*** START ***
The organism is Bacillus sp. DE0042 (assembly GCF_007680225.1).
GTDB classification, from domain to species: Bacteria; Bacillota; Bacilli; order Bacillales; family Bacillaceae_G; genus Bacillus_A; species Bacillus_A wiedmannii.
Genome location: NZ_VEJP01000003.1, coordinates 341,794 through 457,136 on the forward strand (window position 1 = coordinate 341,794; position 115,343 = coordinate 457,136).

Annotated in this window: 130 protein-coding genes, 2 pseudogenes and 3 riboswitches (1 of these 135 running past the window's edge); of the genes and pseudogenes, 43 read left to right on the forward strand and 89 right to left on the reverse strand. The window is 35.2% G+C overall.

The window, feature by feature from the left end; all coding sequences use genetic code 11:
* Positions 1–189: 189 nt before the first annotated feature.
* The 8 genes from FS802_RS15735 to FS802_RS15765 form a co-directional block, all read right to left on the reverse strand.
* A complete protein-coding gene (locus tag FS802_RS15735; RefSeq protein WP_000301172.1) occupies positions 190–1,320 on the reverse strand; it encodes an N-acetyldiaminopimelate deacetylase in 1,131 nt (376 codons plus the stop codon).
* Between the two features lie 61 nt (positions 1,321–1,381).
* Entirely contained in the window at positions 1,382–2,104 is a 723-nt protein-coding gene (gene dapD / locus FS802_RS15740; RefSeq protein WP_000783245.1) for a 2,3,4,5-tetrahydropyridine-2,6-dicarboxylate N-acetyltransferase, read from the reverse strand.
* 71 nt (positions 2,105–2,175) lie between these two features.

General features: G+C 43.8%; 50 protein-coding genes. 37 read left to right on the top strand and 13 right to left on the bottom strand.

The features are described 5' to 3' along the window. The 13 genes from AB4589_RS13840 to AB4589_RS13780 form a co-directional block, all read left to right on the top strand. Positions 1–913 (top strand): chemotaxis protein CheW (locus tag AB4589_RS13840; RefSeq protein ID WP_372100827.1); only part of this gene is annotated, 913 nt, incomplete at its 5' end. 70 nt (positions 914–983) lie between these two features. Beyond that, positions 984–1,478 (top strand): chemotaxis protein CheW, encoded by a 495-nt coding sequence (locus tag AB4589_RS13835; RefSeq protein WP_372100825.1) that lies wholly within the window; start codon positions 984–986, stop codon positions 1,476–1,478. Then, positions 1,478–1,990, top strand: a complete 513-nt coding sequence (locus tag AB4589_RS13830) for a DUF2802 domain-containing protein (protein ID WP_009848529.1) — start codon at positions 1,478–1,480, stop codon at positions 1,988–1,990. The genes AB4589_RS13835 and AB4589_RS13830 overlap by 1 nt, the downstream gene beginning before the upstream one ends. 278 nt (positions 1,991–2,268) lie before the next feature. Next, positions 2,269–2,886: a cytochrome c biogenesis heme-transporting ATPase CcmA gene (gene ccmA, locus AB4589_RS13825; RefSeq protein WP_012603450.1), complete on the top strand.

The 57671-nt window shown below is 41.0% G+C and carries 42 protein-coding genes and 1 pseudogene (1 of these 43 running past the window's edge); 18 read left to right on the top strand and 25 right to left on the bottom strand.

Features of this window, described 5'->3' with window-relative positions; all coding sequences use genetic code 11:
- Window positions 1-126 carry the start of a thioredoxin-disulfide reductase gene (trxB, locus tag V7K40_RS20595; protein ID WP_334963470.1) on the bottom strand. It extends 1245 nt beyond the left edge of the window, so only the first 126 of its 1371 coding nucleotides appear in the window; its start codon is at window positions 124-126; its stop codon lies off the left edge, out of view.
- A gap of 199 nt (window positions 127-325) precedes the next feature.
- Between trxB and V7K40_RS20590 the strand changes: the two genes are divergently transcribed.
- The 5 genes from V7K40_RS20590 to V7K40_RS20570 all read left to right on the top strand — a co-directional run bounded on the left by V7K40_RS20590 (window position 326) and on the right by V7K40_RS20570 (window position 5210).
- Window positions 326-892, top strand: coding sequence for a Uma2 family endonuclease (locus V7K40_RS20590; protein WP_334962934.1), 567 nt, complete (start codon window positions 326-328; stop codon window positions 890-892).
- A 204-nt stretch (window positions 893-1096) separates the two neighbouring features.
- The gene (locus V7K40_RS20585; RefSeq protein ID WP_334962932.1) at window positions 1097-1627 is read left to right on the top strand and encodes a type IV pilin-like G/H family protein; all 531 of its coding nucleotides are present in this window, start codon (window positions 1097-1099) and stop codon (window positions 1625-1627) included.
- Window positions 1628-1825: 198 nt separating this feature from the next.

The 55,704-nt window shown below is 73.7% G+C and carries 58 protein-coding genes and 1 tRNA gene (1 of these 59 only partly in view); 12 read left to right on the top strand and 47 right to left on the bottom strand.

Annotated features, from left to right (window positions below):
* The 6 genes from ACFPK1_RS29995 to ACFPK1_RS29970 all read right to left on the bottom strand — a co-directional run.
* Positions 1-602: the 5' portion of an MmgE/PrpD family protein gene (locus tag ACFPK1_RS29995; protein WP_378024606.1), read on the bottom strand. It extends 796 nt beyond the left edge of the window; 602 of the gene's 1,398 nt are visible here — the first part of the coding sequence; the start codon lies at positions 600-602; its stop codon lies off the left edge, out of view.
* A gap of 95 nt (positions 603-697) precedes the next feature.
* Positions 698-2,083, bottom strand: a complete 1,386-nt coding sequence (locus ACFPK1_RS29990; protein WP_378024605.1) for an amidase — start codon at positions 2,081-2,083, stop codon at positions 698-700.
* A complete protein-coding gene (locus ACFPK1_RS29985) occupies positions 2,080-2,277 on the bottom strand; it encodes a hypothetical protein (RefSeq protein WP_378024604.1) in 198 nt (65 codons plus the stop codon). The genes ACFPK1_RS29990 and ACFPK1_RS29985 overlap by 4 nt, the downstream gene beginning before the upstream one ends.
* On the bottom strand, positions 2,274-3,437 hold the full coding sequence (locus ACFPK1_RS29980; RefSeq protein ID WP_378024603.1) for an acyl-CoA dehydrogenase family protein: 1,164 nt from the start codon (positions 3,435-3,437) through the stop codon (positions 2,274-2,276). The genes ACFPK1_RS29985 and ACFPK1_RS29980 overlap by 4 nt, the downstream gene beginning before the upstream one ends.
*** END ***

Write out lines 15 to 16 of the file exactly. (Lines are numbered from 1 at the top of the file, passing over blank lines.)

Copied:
Features of this window, described 5'->3' with window-relative positions; all coding sequences use genetic code 11:
- Window positions 1-126 carry the start of a thioredoxin-disulfide reductase gene (trxB, locus tag V7K40_RS20595; protein ID WP_334963470.1) on the bottom strand. It extends 1245 nt beyond the left edge of the window, so only the first 126 of its 1371 coding nucleotides appear in the window; its start codon is at window positions 124-126; its stop codon lies off the left edge, out of view.